Since powerhouse Power Macs have supported multiple processors for years, many heavy-duty professional programs – including graphics tools such as Adobe Photoshop, 3D tools such as Maya and Cinema 4D, and video tools such as Final Cut Pro Studio and Adobe After Effects – have been modified to take advantage of multiprocessing. As Intel-specific versions of such applications arrive, they'll undoubtedly perform well on these new iMacs.
But many consumer-level applications don't really take advantage of multiprocessing. To really take advantage of the Core Duo's second processor, such programs will need to be updated to add better multiprocessor optimisation.
(Note that if you're running several programs at once, Mac OS X is smart enough to spread them out across multiple processors. That can provide a speed boost if a user is multitasking, switching between several processor-intensive programs at once.)
To find out just how much our test programs took advantage of the iMac's dual-core chip, we disabled one of the two cores and re-ran several of our tests. The results showed, for example, that some tasks in iPhoto (importing images and exporting a QuickTime movie) took advantage of the second processor core much more than others (exporting to files and web pages). iTunes is very good at using both processor cores for ripping MP3s, while the Finder seems to only use a single processor when creating our Zip archive.
Rosetta: Compatibility caveat
There's yet another wrinkle in the performance of these new Intel-based Macs: different processors speak different languages.
Programs compiled for the old PowerPC chips from IBM and Motorola can't run natively on these new Intel-made CPUs. Instead, they have to run through Apple's Rosetta, an emulation technology that lets Intel-based Macs run PowerPC apps by translating their commands into ones Intel chips can understand.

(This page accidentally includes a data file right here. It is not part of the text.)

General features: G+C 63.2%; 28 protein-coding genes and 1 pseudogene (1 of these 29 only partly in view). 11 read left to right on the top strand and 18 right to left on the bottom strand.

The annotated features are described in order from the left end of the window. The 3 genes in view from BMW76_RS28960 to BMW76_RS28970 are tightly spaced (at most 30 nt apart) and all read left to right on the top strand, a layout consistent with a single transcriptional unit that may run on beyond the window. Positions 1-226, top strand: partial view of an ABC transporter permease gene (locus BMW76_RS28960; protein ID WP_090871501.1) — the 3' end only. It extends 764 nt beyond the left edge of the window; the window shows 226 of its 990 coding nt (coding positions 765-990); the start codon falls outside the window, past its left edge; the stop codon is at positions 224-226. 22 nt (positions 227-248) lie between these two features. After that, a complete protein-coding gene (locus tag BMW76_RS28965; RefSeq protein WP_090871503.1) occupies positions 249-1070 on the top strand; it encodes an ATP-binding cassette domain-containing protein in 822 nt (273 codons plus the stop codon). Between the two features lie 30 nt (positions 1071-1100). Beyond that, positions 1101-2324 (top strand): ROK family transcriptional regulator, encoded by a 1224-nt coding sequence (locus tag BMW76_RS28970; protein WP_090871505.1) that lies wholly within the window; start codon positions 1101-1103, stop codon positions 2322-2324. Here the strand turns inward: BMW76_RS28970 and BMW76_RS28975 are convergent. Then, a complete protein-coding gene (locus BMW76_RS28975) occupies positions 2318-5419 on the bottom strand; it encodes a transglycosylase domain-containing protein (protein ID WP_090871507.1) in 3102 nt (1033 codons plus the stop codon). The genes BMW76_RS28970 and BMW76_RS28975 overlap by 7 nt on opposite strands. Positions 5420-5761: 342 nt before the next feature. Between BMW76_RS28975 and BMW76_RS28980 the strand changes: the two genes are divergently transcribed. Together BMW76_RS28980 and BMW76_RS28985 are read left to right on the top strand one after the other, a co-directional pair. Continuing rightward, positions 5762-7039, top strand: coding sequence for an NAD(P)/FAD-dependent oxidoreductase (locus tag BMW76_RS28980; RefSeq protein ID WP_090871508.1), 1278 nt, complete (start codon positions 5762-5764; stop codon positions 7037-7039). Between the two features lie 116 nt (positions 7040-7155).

Our tests showed that PowerPC applications run much slower on an Intel MacBook than on the PowerPC PowerBook. But those speed differences are relative.
Yes, if you're upgrading to an Intel-based MacBook from a PowerBook G4 you bought just a few months ago, your PowerPC apps will run around half as fast. But if you're upgrading from a two- to four-year-old PowerBook, you're unlikely to see any slow down – and you might see a speed boost.
When Universal isn't enough
But just because a program is Universal doesn't mean that it's reached its full speed potential on Intel-based Macs.
Software development is an evolutionary process. Even if software vendors (including Apple) have delivered Universal versions of their applications in time to run on these first Intel Macs, there's every reason to believe they'll continue to tweak and refine those applications to work better and better on the new CPUs. For example, Apple officials have admitted to us its iLife ‘06 programs could stand to be better optimised.
Those developers have already gone through that optimisation process for PowerPC-based Macs. Some programs, for example, offer features written to specifically take advantage of the G4 and G5 processors' Velocity Engine, a special set of accelerated commands. Many of these features will need to be modified to take advantage of SSE/MMX, the Intel equivalent of Velocity Engine.
In addition, the tools that developers use – Apple's Xcode development environment and Intel's collection of code compilers – are also likely to improve, making it easier for developers to wring even more performance out of their Intel-compatible software. Even portions of Mac OS X itself, although they do run natively on Intel processors, will probably benefit from further optimisation.